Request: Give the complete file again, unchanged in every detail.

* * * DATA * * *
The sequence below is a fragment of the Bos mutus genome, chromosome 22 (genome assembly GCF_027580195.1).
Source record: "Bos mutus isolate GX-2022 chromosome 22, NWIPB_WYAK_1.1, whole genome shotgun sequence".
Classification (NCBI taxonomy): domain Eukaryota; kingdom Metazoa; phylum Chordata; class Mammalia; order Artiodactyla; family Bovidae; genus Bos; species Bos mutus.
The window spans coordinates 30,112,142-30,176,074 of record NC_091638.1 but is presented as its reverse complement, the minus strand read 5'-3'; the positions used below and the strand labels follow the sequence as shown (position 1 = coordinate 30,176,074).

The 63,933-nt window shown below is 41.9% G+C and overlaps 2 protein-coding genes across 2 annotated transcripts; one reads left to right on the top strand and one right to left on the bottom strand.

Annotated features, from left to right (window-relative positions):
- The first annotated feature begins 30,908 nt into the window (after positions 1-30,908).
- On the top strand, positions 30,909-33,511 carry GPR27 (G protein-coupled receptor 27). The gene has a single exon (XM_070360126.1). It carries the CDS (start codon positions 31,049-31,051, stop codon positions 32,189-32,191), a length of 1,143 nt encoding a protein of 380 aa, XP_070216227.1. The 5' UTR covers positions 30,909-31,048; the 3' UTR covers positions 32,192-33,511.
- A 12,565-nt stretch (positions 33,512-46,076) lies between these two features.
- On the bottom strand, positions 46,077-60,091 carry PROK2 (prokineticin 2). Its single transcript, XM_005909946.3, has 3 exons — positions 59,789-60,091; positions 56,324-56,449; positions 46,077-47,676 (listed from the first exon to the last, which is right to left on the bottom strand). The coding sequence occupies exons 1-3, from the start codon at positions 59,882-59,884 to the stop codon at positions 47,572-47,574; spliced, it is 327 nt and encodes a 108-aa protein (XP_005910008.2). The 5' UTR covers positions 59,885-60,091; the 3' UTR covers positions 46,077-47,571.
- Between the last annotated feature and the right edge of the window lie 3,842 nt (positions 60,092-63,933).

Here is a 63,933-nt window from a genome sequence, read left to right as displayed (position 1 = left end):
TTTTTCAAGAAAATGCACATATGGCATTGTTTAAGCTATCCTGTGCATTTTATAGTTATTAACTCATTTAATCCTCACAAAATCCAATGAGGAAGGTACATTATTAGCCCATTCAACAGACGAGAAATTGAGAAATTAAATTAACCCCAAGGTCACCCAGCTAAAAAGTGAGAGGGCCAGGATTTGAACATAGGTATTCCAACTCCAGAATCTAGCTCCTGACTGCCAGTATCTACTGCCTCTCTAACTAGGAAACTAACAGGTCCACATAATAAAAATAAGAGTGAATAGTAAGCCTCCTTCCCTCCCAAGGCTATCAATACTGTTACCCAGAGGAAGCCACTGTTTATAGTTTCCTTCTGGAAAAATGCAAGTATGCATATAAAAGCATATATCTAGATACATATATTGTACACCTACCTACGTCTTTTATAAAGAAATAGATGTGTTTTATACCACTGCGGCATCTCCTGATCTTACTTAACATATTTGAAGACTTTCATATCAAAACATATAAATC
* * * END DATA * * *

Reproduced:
The sequence below is a fragment of the Bos mutus genome, chromosome 22 (genome assembly GCF_027580195.1).
Source record: "Bos mutus isolate GX-2022 chromosome 22, NWIPB_WYAK_1.1, whole genome shotgun sequence".
Classification (NCBI taxonomy): domain Eukaryota; kingdom Metazoa; phylum Chordata; class Mammalia; order Artiodactyla; family Bovidae; genus Bos; species Bos mutus.
The window spans coordinates 30,112,142-30,176,074 of record NC_091638.1 but is presented as its reverse complement, the minus strand read 5'-3'; the positions used below and the strand labels follow the sequence as shown (position 1 = coordinate 30,176,074).

The 63,933-nt window shown below is 41.9% G+C and overlaps 2 protein-coding genes across 2 annotated transcripts; one reads left to right on the top strand and one right to left on the bottom strand.

Annotated features, from left to right (window-relative positions):
- The first annotated feature begins 30,908 nt into the window (after positions 1-30,908).
- On the top strand, positions 30,909-33,511 carry GPR27 (G protein-coupled receptor 27). The gene has a single exon (XM_070360126.1). It carries the CDS (start codon positions 31,049-31,051, stop codon positions 32,189-32,191), a length of 1,143 nt encoding a protein of 380 aa, XP_070216227.1. The 5' UTR covers positions 30,909-31,048; the 3' UTR covers positions 32,192-33,511.
- A 12,565-nt stretch (positions 33,512-46,076) lies between these two features.
- On the bottom strand, positions 46,077-60,091 carry PROK2 (prokineticin 2). Its single transcript, XM_005909946.3, has 3 exons — positions 59,789-60,091; positions 56,324-56,449; positions 46,077-47,676 (listed from the first exon to the last, which is right to left on the bottom strand). The coding sequence occupies exons 1-3, from the start codon at positions 59,882-59,884 to the stop codon at positions 47,572-47,574; spliced, it is 327 nt and encodes a 108-aa protein (XP_005910008.2). The 5' UTR covers positions 59,885-60,091; the 3' UTR covers positions 46,077-47,571.
- Between the last annotated feature and the right edge of the window lie 3,842 nt (positions 60,092-63,933).

Here is a 63,933-nt window from a genome sequence, read left to right as displayed (position 1 = left end):
TTTTTCAAGAAAATGCACATATGGCATTGTTTAAGCTATCCTGTGCATTTTATAGTTATTAACTCATTTAATCCTCACAAAATCCAATGAGGAAGGTACATTATTAGCCCATTCAACAGACGAGAAATTGAGAAATTAAATTAACCCCAAGGTCACCCAGCTAAAAAGTGAGAGGGCCAGGATTTGAACATAGGTATTCCAACTCCAGAATCTAGCTCCTGACTGCCAGTATCTACTGCCTCTCTAACTAGGAAACTAACAGGTCCACATAATAAAAATAAGAGTGAATAGTAAGCCTCCTTCCCTCCCAAGGCTATCAATACTGTTACCCAGAGGAAGCCACTGTTTATAGTTTCCTTCTGGAAAAATGCAAGTATGCATATAAAAGCATATATCTAGATACATATATTGTACACCTACCTACGTCTTTTATAAAGAAATAGATGTGTTTTATACCACTGCGGCATCTCCTGATCTTACTTAACATATTTGAAGACTTTCATATCAAAACATATAAATC